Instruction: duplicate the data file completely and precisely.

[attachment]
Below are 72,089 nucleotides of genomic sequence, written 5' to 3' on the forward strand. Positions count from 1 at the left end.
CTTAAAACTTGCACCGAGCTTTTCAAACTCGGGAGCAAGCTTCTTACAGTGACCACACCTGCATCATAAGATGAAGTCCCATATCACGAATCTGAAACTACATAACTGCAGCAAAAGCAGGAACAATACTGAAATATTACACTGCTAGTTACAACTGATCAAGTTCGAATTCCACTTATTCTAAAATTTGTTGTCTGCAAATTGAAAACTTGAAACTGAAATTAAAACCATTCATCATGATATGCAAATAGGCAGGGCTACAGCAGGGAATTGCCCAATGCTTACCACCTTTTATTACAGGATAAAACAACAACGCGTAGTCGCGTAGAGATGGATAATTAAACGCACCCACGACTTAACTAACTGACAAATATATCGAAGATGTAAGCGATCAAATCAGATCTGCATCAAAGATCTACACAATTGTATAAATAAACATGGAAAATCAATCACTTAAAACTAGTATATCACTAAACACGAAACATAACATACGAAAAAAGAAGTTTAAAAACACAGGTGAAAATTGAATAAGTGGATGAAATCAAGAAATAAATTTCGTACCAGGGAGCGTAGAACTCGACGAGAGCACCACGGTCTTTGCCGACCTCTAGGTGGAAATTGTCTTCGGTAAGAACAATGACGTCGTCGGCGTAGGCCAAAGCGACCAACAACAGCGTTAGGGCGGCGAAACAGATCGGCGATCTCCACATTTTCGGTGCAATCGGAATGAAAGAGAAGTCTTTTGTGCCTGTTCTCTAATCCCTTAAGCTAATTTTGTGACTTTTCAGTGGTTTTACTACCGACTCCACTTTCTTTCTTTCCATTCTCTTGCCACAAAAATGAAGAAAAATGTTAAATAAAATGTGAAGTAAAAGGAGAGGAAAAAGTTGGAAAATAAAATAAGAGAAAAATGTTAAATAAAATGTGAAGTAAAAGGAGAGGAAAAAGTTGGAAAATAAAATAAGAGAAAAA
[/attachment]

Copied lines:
Below are 72,089 nucleotides of genomic sequence, written 5' to 3' on the forward strand. Positions count from 1 at the left end.
CTTAAAACTTGCACCGAGCTTTTCAAACTCGGGAGCAAGCTTCTTACAGTGACCACACCTGCATCATAAGATGAAGTCCCATATCACGAATCTGAAACTACATAACTGCAGCAAAAGCAGGAACAATACTGAAATATTACACTGCTAGTTACAACTGATCAAGTTCGAATTCCACTTATTCTAAAATTTGTTGTCTGCAAATTGAAAACTTGAAACTGAAATTAAAACCATTCATCATGATATGCAAATAGGCAGGGCTACAGCAGGGAATTGCCCAATGCTTACCACCTTTTATTACAGGATAAAACAACAACGCGTAGTCGCGTAGAGATGGATAATTAAACGCACCCACGACTTAACTAACTGACAAATATATCGAAGATGTAAGCGATCAAATCAGATCTGCATCAAAGATCTACACAATTGTATAAATAAACATGGAAAATCAATCACTTAAAACTAGTATATCACTAAACACGAAACATAACATACGAAAAAAGAAGTTTAAAAACACAGGTGAAAATTGAATAAGTGGATGAAATCAAGAAATAAATTTCGTACCAGGGAGCGTAGAACTCGACGAGAGCACCACGGTCTTTGCCGACCTCTAGGTGGAAATTGTCTTCGGTAAGAACAATGACGTCGTCGGCGTAGGCCAAAGCGACCAACAACAGCGTTAGGGCGGCGAAACAGATCGGCGATCTCCACATTTTCGGTGCAATCGGAATGAAAGAGAAGTCTTTTGTGCCTGTTCTCTAATCCCTTAAGCTAATTTTGTGACTTTTCAGTGGTTTTACTACCGACTCCACTTTCTTTCTTTCCATTCTCTTGCCACAAAAATGAAGAAAAATGTTAAATAAAATGTGAAGTAAAAGGAGAGGAAAAAGTTGGAAAATAAAATAAGAGAAAAATGTTAAATAAAATGTGAAGTAAAAGGAGAGGAAAAAGTTGGAAAATAAAATAAGAGAAAAA